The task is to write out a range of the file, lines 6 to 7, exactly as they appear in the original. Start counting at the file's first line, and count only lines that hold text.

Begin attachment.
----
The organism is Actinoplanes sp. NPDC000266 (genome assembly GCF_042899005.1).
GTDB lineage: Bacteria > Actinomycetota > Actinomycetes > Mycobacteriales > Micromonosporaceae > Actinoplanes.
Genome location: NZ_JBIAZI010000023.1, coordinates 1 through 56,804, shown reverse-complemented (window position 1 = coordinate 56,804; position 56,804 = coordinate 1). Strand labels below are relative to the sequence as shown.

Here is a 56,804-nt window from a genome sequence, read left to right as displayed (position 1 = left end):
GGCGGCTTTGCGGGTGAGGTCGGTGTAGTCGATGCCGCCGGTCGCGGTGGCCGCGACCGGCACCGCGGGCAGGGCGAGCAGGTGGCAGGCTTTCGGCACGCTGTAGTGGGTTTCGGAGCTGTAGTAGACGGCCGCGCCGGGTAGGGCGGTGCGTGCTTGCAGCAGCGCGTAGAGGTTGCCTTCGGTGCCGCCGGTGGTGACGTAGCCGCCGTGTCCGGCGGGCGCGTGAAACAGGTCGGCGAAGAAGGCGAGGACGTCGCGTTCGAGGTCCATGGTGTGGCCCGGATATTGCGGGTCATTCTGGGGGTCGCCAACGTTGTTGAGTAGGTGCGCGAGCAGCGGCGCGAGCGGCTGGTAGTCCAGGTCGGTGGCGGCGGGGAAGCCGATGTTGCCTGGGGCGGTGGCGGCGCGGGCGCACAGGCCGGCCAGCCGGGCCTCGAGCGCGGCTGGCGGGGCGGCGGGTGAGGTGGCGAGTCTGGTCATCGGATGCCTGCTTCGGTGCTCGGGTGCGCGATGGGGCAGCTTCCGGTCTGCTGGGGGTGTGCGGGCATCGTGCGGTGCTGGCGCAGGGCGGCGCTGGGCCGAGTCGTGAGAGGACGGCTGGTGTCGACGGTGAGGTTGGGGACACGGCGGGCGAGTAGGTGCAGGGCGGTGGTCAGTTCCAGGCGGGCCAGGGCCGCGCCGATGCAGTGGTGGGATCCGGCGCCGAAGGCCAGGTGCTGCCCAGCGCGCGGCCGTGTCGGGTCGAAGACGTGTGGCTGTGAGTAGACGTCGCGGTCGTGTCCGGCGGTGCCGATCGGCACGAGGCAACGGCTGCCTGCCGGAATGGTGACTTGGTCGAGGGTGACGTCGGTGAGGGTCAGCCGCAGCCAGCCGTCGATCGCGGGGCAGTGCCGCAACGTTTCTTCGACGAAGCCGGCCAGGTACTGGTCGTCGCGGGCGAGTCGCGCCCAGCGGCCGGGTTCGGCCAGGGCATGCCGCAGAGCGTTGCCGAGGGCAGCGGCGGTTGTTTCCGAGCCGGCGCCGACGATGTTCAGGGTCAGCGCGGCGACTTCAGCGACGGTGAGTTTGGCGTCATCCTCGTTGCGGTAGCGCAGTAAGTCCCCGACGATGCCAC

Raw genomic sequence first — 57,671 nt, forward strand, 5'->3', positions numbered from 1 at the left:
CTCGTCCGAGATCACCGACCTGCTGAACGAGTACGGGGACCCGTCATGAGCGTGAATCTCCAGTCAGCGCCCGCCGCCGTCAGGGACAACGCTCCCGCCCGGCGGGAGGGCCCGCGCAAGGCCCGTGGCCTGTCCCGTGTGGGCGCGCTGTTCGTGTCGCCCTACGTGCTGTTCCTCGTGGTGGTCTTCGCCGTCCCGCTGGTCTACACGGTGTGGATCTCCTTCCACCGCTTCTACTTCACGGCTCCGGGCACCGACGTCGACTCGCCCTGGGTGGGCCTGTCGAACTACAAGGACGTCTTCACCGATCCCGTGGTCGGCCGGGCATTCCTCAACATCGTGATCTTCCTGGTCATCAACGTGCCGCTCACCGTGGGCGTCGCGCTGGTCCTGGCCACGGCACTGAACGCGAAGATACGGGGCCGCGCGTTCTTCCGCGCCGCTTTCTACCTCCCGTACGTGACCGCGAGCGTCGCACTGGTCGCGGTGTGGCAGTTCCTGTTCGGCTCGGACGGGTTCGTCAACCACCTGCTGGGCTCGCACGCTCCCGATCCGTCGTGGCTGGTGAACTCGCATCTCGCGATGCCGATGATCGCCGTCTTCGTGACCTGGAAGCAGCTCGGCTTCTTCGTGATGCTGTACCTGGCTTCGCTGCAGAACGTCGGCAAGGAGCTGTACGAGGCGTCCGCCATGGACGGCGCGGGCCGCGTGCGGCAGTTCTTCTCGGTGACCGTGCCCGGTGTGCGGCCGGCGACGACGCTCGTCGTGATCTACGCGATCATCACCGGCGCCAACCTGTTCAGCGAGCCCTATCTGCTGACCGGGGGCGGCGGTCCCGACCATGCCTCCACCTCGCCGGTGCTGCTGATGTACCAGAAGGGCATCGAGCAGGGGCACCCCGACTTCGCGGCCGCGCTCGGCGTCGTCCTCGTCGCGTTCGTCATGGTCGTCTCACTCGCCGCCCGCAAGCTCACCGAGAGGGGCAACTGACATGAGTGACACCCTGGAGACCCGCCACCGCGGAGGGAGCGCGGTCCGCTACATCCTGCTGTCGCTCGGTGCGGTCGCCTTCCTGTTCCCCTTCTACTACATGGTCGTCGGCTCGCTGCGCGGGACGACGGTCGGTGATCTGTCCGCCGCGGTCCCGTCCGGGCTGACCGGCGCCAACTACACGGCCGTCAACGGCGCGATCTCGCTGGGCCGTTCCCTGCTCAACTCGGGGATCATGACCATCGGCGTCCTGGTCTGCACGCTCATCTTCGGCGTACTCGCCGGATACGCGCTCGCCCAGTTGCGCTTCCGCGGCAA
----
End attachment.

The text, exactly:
Raw genomic sequence first — 57,671 nt, forward strand, 5'->3', positions numbered from 1 at the left:
CTCGTCCGAGATCACCGACCTGCTGAACGAGTACGGGGACCCGTCATGAGCGTGAATCTCCAGTCAGCGCCCGCCGCCGTCAGGGACAACGCTCCCGCCCGGCGGGAGGGCCCGCGCAAGGCCCGTGGCCTGTCCCGTGTGGGCGCGCTGTTCGTGTCGCCCTACGTGCTGTTCCTCGTGGTGGTCTTCGCCGTCCCGCTGGTCTACACGGTGTGGATCTCCTTCCACCGCTTCTACTTCACGGCTCCGGGCACCGACGTCGACTCGCCCTGGGTGGGCCTGTCGAACTACAAGGACGTCTTCACCGATCCCGTGGTCGGCCGGGCATTCCTCAACATCGTGATCTTCCTGGTCATCAACGTGCCGCTCACCGTGGGCGTCGCGCTGGTCCTGGCCACGGCACTGAACGCGAAGATACGGGGCCGCGCGTTCTTCCGCGCCGCTTTCTACCTCCCGTACGTGACCGCGAGCGTCGCACTGGTCGCGGTGTGGCAGTTCCTGTTCGGCTCGGACGGGTTCGTCAACCACCTGCTGGGCTCGCACGCTCCCGATCCGTCGTGGCTGGTGAACTCGCATCTCGCGATGCCGATGATCGCCGTCTTCGTGACCTGGAAGCAGCTCGGCTTCTTCGTGATGCTGTACCTGGCTTCGCTGCAGAACGTCGGCAAGGAGCTGTACGAGGCGTCCGCCATGGACGGCGCGGGCCGCGTGCGGCAGTTCTTCTCGGTGACCGTGCCCGGTGTGCGGCCGGCGACGACGCTCGTCGTGATCTACGCGATCATCACCGGCGCCAACCTGTTCAGCGAGCCCTATCTGCTGACCGGGGGCGGCGGTCCCGACCATGCCTCCACCTCGCCGGTGCTGCTGATGTACCAGAAGGGCATCGAGCAGGGGCACCCCGACTTCGCGGCCGCGCTCGGCGTCGTCCTCGTCGCGTTCGTCATGGTCGTCTCACTCGCCGCCCGCAAGCTCACCGAGAGGGGCAACTGACATGAGTGACACCCTGGAGACCCGCCACCGCGGAGGGAGCGCGGTCCGCTACATCCTGCTGTCGCTCGGTGCGGTCGCCTTCCTGTTCCCCTTCTACTACATGGTCGTCGGCTCGCTGCGCGGGACGACGGTCGGTGATCTGTCCGCCGCGGTCCCGTCCGGGCTGACCGGCGCCAACTACACGGCCGTCAACGGCGCGATCTCGCTGGGCCGTTCCCTGCTCAACTCGGGGATCATGACCATCGGCGTCCTGGTCTGCACGCTCATCTTCGGCGTACTCGCCGGATACGCGCTCGCCCAGTTGCGCTTCCGCGGCAA